In the event that you have no right of appeal against a decision of the Home Office or your administrative review has also been refused, you can apply to the High Court or Upper Tribunal to judicially review the decision of the Home Office.

The grounds on which you can bring such a challenge are that the decision of the Home Office is unreasonable, irrational or unlawful.

Proceedings should be issued as soon as possible and no later than 3 months from the date of the decision being challenged.

“… a very professional but genuinely service approach, which has made me feel very comfortable and hopeful.”

Rajesh, Kent
Judicial review of decision to certify human rights claim as clearly unfounded

The court will consider your grounds for judicial review, your bundle of evidence and the Home Office’s summary defence to the claim, before deciding whether there is an arguable case. This is called the permission stage of the claim.

If the court decides that there is an arguable claim, it will grant you permission to proceed with the judicial review challenge. The case will thereafter proceed for a full hearing.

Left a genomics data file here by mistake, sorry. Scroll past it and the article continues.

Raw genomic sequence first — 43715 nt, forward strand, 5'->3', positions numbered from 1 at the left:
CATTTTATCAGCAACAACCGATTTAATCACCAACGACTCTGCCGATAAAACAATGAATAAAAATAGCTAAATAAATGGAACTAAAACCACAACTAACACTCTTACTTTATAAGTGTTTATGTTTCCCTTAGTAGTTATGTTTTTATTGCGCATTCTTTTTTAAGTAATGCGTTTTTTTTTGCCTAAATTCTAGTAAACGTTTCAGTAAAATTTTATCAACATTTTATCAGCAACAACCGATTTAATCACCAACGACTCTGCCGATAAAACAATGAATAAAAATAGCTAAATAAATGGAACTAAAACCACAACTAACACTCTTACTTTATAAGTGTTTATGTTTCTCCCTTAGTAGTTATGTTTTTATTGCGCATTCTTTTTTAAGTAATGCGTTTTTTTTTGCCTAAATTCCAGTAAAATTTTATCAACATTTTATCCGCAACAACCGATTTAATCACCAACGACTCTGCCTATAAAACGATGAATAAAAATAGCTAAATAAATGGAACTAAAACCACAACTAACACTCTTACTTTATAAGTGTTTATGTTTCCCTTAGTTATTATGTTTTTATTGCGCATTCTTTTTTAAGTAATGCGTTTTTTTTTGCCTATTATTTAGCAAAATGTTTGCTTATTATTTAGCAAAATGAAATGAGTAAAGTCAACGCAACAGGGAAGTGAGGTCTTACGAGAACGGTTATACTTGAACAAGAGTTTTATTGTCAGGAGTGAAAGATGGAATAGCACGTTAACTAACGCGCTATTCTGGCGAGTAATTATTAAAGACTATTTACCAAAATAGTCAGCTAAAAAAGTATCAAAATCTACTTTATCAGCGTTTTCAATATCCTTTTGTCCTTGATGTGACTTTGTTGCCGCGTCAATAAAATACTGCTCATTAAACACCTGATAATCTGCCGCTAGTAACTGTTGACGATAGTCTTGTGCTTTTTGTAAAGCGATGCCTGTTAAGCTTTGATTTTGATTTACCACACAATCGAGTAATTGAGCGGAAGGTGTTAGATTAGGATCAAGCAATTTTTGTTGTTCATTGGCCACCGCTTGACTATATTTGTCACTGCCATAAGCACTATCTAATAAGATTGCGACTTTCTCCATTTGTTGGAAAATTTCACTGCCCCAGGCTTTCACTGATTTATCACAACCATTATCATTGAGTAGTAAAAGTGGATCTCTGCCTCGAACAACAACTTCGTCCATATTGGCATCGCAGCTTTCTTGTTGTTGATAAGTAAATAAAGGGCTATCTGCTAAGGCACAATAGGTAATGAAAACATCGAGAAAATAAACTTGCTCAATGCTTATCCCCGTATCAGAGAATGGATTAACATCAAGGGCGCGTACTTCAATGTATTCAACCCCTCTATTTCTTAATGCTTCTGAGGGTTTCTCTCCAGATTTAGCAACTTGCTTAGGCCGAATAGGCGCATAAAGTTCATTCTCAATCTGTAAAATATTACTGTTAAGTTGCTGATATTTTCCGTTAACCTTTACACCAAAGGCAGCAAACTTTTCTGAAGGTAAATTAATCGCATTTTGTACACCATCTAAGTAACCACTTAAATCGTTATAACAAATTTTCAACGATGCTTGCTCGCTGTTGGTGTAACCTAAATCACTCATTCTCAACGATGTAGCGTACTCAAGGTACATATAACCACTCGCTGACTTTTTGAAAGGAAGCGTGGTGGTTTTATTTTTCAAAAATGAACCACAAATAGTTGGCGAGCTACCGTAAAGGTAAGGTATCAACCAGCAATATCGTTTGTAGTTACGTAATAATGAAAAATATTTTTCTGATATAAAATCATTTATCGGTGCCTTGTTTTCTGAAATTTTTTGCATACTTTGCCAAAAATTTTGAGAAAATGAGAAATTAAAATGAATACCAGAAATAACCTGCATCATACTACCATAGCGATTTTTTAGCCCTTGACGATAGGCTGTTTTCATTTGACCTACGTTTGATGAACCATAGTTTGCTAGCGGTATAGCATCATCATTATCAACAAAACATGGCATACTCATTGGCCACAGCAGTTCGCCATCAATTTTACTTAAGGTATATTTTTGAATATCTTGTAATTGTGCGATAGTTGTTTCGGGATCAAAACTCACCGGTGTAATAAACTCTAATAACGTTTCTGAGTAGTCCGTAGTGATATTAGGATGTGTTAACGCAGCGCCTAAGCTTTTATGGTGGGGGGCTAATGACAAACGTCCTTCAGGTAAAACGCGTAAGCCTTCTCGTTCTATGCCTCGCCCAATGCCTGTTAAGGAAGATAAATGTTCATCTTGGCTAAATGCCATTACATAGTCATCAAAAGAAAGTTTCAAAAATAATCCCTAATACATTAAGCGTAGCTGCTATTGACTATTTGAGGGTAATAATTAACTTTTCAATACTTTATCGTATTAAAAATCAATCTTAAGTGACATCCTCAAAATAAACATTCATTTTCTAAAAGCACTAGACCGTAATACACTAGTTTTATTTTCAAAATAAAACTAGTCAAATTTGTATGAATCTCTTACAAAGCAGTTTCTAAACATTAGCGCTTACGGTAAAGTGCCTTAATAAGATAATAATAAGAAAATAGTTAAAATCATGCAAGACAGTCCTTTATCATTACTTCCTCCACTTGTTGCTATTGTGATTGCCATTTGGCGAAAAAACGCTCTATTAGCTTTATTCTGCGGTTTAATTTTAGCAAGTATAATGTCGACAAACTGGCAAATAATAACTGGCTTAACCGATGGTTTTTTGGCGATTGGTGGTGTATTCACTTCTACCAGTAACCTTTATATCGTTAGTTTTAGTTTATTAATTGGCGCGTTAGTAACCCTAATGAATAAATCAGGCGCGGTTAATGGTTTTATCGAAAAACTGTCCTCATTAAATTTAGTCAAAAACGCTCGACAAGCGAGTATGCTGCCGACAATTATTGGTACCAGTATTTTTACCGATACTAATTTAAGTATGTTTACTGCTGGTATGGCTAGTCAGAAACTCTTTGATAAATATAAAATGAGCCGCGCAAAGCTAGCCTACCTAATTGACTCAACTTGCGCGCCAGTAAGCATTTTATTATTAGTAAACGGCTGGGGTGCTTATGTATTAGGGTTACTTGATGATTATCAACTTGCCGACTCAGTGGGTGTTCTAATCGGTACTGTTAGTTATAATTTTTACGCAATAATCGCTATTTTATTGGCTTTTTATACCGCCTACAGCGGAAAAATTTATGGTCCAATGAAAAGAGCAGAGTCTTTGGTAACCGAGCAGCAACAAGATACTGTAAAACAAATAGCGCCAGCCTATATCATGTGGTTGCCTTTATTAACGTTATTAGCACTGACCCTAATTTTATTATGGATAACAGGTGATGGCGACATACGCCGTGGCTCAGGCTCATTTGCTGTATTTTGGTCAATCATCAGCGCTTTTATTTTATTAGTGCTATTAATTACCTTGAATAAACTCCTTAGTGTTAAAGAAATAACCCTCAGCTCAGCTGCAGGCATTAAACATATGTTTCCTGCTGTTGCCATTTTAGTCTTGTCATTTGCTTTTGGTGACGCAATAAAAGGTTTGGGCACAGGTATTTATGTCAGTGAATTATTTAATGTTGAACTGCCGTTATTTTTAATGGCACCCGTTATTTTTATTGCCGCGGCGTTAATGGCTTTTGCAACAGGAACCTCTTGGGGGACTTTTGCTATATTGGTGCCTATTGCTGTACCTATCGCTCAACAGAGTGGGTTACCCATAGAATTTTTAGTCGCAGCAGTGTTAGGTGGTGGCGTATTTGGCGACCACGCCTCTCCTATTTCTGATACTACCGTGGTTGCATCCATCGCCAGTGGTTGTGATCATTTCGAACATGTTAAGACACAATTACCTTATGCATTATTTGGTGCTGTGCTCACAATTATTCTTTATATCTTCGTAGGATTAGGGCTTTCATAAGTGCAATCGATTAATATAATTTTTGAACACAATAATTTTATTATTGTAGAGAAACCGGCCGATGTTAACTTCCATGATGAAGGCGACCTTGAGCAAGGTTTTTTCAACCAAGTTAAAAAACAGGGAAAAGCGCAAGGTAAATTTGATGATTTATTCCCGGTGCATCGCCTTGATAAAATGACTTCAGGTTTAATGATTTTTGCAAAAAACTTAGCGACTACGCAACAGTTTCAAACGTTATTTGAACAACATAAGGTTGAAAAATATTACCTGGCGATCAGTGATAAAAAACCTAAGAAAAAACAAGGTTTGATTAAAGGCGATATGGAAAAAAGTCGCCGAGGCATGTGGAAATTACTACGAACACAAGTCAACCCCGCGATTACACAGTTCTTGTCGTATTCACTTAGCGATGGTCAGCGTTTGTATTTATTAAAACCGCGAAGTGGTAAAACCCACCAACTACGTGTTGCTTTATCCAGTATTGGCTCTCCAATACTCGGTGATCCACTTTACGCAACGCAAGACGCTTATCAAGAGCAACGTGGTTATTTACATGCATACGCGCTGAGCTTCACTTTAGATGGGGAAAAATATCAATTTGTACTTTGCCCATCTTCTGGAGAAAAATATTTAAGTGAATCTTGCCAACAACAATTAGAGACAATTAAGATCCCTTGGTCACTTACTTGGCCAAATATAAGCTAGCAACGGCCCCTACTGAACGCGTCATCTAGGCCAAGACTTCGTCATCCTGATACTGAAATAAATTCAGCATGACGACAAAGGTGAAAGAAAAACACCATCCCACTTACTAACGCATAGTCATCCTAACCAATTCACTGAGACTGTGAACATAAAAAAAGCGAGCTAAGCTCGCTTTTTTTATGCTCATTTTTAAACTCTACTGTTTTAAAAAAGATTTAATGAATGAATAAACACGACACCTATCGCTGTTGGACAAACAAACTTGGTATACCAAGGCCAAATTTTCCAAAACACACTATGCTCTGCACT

If permission is refused, you have the option to ask for the matter to be reconsidered at an oral hearing before a judge. If permission is refused again at this point, you will need to appeal the matter to the Court of Appeal.

Sometimes it is possible to also judicially review the decisions of the immigration tribunal. If your immigration appeal is dismissed by the First-tier Tribunal and your application for permission to appeal to the Upper Tribunal is refused by the Upper Tribunal, you can apply to the High Court to determine the lawfulness of the Upper Tribunal’s decision.

Our expert lawyers have many years of experience conducting successful judicial review actions challenging a variety of different types of decisions including unlawful detention claims, decisions to certify claims as being clearly unfounded, decisions not to implement published policy, delays in making decisions on applications, and removal decisions.